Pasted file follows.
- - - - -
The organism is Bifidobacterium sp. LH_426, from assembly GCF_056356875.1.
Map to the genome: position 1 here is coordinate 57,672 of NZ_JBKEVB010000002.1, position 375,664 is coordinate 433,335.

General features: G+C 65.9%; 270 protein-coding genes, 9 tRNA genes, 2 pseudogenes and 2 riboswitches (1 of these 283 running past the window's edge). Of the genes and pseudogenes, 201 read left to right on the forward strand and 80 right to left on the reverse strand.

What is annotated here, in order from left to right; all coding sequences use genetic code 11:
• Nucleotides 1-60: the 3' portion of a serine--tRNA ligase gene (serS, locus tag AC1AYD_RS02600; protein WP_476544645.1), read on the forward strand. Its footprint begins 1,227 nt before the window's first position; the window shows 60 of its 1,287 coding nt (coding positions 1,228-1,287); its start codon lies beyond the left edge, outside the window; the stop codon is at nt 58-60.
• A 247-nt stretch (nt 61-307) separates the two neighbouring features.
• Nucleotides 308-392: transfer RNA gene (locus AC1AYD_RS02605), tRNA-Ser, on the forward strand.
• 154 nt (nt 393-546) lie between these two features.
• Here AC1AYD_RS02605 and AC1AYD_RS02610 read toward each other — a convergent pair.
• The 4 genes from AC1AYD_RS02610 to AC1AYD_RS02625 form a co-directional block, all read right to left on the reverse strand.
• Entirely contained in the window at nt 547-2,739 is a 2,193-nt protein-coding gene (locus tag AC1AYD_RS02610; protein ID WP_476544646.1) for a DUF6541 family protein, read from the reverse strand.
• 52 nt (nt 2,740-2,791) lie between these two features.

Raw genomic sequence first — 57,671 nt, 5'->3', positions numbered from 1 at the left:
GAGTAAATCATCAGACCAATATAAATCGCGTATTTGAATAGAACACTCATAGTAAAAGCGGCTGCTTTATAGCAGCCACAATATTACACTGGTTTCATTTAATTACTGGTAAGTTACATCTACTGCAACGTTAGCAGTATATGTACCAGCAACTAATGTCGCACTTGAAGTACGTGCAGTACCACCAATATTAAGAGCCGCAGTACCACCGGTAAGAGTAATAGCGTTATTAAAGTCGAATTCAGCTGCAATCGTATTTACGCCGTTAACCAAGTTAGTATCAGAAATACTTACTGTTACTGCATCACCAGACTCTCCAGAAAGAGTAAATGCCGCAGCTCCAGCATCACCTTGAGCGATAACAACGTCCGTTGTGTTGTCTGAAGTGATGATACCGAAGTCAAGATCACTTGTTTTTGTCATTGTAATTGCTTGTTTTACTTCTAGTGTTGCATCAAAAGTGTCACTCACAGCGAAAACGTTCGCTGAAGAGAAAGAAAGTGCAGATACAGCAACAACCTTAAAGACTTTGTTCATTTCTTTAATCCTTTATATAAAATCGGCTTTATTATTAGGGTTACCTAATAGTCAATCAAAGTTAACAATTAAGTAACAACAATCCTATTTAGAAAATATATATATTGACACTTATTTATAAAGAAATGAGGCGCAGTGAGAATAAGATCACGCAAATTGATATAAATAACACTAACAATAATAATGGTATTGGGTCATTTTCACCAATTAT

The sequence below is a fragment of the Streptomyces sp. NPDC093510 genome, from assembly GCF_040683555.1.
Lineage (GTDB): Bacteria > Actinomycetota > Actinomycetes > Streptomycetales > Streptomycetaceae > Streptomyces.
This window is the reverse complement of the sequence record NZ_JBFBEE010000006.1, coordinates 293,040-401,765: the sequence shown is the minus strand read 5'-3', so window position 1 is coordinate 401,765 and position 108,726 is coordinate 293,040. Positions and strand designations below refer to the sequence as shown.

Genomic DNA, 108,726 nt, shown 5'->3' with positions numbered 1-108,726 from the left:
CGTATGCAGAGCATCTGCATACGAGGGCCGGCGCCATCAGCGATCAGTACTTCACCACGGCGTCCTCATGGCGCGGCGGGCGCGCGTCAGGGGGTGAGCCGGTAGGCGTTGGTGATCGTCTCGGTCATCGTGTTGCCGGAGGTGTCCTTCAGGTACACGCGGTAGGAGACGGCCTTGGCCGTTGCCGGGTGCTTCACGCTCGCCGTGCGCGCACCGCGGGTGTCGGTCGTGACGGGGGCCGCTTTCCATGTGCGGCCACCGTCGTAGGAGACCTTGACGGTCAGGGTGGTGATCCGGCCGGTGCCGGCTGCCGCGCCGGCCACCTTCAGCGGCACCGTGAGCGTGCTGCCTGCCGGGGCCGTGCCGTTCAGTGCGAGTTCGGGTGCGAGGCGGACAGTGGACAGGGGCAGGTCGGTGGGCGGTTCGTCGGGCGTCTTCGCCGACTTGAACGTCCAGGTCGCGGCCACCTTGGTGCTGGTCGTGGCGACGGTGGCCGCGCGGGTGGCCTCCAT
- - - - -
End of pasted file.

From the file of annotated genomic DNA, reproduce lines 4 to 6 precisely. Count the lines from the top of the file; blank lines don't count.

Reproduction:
What is annotated here, in order from left to right; all coding sequences use genetic code 11:
• Nucleotides 1-60: the 3' portion of a serine--tRNA ligase gene (serS, locus tag AC1AYD_RS02600; protein WP_476544645.1), read on the forward strand. Its footprint begins 1,227 nt before the window's first position; the window shows 60 of its 1,287 coding nt (coding positions 1,228-1,287); its start codon lies beyond the left edge, outside the window; the stop codon is at nt 58-60.
• A 247-nt stretch (nt 61-307) separates the two neighbouring features.